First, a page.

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Posted 23 Nov 2014

Stage 3:Turn your basic Arduino device without Any Internet Shield into IoT using Clever Serial Communication and ASP.Net Webservices

, 23 Nov 2014
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A beginners hack to turn Arduino in to a IoT device with C#, Asp.Net web services

Contents

1. Background

2. Arduino Serial Communication With C#

    2.1 Getting Started With Arduino Serial

    2.2 C# Serial Client

        2.2.1 Reading Data Over Serial Port

        2.2.2 Writing Data To Serial Port

    2.3 ArdOS based Arduino Sketch to Handle Serial Communication

3. Developing Our Own WebService as Middleware between C# Client and World

    3.1 Communication Protocol

    3.2 Database Design

    3.3 WebService

4. Binding C# Client to WebService

    4.1 Web Service Discovery

    4.2 Generating Notification

    4.3 Generating Commands

5. Developing Web Client To Communicate With IoT Device through Our Service

6. Android Client For Our IoT Service

7. Conclusion

Figure 1: Architecture of Turning Arduino to IoT device

1. Background

Arduino is a popular platform for DIY projects and developing hardware prototype. Internet of Things (IoT) is an abstraction of connection such devices and hardware platform to Internet using unique IP address. So an Arduino connected to IoT can be controlled and it's data can be obtained remotely. But for that Arduino has to be connected to internet.

Arduino Yun is latest in the family of Arduino hardware which has both Wifi as well as an Ethernet module to connect to internet. Once connected we need certain mechanism to discover the device on the internet. Common techniques are Port Forwarding, WebSockets and Polling. But for any of these to work, primary requirement is that the device must have TCP/IP stack which ofcourse Yun has.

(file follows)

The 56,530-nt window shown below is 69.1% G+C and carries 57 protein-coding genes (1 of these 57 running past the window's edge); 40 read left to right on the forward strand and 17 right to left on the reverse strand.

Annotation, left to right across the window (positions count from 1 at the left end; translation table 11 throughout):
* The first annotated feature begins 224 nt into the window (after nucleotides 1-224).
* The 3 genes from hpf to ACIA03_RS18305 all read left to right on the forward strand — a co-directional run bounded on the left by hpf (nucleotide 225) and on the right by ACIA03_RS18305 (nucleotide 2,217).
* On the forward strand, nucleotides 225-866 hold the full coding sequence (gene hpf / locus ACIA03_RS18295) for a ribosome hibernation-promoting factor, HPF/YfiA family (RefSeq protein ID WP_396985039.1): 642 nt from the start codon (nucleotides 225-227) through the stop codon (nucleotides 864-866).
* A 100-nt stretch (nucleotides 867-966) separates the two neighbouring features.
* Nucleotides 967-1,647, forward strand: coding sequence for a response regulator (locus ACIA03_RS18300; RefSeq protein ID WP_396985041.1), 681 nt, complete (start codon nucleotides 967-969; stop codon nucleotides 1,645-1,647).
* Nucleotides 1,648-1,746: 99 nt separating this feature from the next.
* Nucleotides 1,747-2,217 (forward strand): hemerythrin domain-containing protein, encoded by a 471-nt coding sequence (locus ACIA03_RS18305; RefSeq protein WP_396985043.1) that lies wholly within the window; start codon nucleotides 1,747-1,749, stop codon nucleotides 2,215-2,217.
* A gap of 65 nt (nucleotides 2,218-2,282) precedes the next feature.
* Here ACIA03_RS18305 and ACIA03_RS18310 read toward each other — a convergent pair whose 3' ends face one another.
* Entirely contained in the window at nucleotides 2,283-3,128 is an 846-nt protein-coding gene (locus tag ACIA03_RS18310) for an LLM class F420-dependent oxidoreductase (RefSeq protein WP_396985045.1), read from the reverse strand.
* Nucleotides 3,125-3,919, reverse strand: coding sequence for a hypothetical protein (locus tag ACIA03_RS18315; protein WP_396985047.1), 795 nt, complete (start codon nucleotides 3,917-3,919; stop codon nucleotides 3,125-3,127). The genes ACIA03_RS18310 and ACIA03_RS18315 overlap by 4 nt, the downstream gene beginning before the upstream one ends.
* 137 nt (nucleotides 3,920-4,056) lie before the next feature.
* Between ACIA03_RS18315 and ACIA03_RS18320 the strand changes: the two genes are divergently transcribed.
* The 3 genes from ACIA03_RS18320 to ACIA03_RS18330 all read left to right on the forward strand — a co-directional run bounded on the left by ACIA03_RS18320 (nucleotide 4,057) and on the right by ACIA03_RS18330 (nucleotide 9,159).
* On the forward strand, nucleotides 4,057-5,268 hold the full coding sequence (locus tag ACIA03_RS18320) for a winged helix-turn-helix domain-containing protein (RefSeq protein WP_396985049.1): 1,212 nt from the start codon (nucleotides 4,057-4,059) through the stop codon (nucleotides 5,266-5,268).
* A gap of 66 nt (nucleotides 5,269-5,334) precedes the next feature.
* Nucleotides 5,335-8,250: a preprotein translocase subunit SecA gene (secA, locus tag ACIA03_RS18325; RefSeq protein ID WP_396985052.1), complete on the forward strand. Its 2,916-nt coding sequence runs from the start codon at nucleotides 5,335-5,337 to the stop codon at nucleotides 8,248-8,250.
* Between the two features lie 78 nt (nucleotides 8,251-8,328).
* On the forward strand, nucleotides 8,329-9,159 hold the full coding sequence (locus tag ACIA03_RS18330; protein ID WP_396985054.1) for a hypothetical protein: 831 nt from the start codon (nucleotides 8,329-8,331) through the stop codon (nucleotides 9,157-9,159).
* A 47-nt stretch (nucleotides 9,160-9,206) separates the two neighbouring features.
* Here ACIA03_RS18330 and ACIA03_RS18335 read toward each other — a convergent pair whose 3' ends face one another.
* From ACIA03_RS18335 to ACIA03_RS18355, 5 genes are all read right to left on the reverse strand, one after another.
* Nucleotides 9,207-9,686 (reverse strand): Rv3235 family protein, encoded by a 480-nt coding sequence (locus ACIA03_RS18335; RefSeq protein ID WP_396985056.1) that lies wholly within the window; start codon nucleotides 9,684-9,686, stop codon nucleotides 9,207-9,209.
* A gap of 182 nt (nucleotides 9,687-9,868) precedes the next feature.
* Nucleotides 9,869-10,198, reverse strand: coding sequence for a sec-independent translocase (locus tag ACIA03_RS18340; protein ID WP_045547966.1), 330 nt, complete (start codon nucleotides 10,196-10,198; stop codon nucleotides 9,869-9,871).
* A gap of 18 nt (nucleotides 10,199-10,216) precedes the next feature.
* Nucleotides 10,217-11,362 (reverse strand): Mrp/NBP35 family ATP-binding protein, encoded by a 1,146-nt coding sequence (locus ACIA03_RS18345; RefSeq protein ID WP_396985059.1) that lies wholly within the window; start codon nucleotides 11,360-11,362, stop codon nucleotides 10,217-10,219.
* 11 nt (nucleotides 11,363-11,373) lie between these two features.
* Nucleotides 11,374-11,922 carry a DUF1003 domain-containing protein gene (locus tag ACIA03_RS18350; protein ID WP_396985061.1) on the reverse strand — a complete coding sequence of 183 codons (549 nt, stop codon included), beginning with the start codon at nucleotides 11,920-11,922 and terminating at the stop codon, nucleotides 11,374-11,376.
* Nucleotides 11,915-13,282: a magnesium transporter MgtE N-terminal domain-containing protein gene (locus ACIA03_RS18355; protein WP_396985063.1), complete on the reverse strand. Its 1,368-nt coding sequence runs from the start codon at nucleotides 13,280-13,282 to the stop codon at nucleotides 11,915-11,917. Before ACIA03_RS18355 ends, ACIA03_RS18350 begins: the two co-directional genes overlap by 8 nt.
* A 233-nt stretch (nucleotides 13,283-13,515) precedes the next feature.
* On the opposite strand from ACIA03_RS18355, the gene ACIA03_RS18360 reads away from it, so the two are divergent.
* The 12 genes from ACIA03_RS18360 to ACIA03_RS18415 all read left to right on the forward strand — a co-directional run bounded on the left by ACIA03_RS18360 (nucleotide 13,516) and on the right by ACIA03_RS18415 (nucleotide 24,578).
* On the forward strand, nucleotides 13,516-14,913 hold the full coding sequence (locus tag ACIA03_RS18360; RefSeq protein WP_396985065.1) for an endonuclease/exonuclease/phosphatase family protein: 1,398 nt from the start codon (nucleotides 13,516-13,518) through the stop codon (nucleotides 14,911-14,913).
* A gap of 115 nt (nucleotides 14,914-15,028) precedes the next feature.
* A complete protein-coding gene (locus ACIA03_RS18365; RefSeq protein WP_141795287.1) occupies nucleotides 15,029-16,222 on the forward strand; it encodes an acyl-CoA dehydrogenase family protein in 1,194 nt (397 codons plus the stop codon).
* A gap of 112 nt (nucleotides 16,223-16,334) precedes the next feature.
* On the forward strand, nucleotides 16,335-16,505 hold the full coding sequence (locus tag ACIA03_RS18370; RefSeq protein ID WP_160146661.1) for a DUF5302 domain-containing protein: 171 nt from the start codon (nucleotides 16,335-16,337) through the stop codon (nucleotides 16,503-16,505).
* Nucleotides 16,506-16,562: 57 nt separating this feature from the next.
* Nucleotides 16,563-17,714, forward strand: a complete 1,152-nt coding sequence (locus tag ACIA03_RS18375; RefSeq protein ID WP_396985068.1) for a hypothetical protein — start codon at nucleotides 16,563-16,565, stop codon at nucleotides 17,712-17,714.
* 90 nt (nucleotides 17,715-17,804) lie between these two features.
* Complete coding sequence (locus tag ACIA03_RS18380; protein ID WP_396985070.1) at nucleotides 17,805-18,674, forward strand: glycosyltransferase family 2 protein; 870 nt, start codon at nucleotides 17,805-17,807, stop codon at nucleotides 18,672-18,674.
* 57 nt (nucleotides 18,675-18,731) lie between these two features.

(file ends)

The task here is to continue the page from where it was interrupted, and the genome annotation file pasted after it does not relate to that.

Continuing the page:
However if we have a real low cost Arduino device ( say Arduino Dueminolova or Decimilia) which are about under $10 and which does not have any connectivity module and if we still want the device to be in the network, what do we do?

This tutorial will focus on :

1) Show the serial communication principle with Arduino

2) Develop a web service to connect Arduino with Internet

3) Show an Android based technique to access the connected device remotely. 

Figure 1 should clearly tell you as what we are about to do in this tutorial.

Any developer who has little to no exposure to embedded programming and hardware devices should be relatively be comfortable with this tutorial and will find it easy to get started with IoT. What's best is the technique can also be used for a wide range of hardware that supports serial communication.

Further once the basic functioning of IoT at different design level is understood, working with Services ( Connection as Service, Platform as Service) will become easier as you have knowledge of all the layers of IoT.

If you are relatively new to Arduino, I recommend you to go through my basic tutorial on Arduino and ArdOS. This should give you some clear understanding of setting up Arduino environment and working with basic Arduino programming. I have used Arduino Duemilanove for this tutorial, you are free to use Arduino Uno R3 or Decimilia or even Freeduino.